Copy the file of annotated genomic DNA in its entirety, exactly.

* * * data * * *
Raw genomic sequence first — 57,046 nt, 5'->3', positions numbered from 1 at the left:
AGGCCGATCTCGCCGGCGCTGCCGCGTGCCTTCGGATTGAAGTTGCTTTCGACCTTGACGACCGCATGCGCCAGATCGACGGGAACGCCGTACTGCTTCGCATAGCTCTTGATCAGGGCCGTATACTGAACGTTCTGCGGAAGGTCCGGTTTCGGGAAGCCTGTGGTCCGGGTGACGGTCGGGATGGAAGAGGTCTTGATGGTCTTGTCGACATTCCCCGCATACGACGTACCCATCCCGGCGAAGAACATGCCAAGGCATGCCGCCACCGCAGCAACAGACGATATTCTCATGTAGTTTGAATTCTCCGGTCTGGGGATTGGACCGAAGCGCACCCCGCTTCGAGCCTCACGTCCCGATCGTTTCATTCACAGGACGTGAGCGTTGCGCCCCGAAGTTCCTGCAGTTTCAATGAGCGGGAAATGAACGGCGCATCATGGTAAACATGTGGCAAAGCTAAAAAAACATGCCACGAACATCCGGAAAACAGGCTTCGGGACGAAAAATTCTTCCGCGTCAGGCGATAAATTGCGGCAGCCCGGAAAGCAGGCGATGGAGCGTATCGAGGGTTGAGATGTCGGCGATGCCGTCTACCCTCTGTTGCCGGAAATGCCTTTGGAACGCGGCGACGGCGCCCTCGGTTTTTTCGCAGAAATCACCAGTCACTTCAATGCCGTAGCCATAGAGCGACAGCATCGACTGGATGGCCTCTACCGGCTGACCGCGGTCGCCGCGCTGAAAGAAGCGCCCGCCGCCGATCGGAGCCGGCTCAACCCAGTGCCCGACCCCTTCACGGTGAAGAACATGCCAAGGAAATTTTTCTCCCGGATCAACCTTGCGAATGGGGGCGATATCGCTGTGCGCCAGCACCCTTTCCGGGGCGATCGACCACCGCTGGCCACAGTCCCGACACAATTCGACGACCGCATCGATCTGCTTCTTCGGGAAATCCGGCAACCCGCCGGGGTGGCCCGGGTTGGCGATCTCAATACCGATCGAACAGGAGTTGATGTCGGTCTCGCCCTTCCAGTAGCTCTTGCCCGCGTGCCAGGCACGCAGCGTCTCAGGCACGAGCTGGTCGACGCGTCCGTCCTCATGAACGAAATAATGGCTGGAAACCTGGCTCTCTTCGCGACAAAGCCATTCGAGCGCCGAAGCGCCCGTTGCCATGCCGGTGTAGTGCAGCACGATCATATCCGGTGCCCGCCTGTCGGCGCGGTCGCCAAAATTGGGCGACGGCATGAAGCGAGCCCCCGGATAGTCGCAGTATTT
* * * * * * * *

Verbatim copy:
Raw genomic sequence first — 57,046 nt, 5'->3', positions numbered from 1 at the left:
AGGCCGATCTCGCCGGCGCTGCCGCGTGCCTTCGGATTGAAGTTGCTTTCGACCTTGACGACCGCATGCGCCAGATCGACGGGAACGCCGTACTGCTTCGCATAGCTCTTGATCAGGGCCGTATACTGAACGTTCTGCGGAAGGTCCGGTTTCGGGAAGCCTGTGGTCCGGGTGACGGTCGGGATGGAAGAGGTCTTGATGGTCTTGTCGACATTCCCCGCATACGACGTACCCATCCCGGCGAAGAACATGCCAAGGCATGCCGCCACCGCAGCAACAGACGATATTCTCATGTAGTTTGAATTCTCCGGTCTGGGGATTGGACCGAAGCGCACCCCGCTTCGAGCCTCACGTCCCGATCGTTTCATTCACAGGACGTGAGCGTTGCGCCCCGAAGTTCCTGCAGTTTCAATGAGCGGGAAATGAACGGCGCATCATGGTAAACATGTGGCAAAGCTAAAAAAACATGCCACGAACATCCGGAAAACAGGCTTCGGGACGAAAAATTCTTCCGCGTCAGGCGATAAATTGCGGCAGCCCGGAAAGCAGGCGATGGAGCGTATCGAGGGTTGAGATGTCGGCGATGCCGTCTACCCTCTGTTGCCGGAAATGCCTTTGGAACGCGGCGACGGCGCCCTCGGTTTTTTCGCAGAAATCACCAGTCACTTCAATGCCGTAGCCATAGAGCGACAGCATCGACTGGATGGCCTCTACCGGCTGACCGCGGTCGCCGCGCTGAAAGAAGCGCCCGCCGCCGATCGGAGCCGGCTCAACCCAGTGCCCGACCCCTTCACGGTGAAGAACATGCCAAGGAAATTTTTCTCCCGGATCAACCTTGCGAATGGGGGCGATATCGCTGTGCGCCAGCACCCTTTCCGGGGCGATCGACCACCGCTGGCCACAGTCCCGACACAATTCGACGACCGCATCGATCTGCTTCTTCGGGAAATCCGGCAACCCGCCGGGGTGGCCCGGGTTGGCGATCTCAATACCGATCGAACAGGAGTTGATGTCGGTCTCGCCCTTCCAGTAGCTCTTGCCCGCGTGCCAGGCACGCAGCGTCTCAGGCACGAGCTGGTCGACGCGTCCGTCCTCATGAACGAAATAATGGCTGGAAACCTGGCTCTCTTCGCGACAAAGCCATTCGAGCGCCGAAGCGCCCGTTGCCATGCCGGTGTAGTGCAGCACGATCATATCCGGTGCCCGCCTGTCGGCGCGGTCGCCAAAATTGGGCGACGGCATGAAGCGAGCCCCCGGATAGTCGCAGTATTT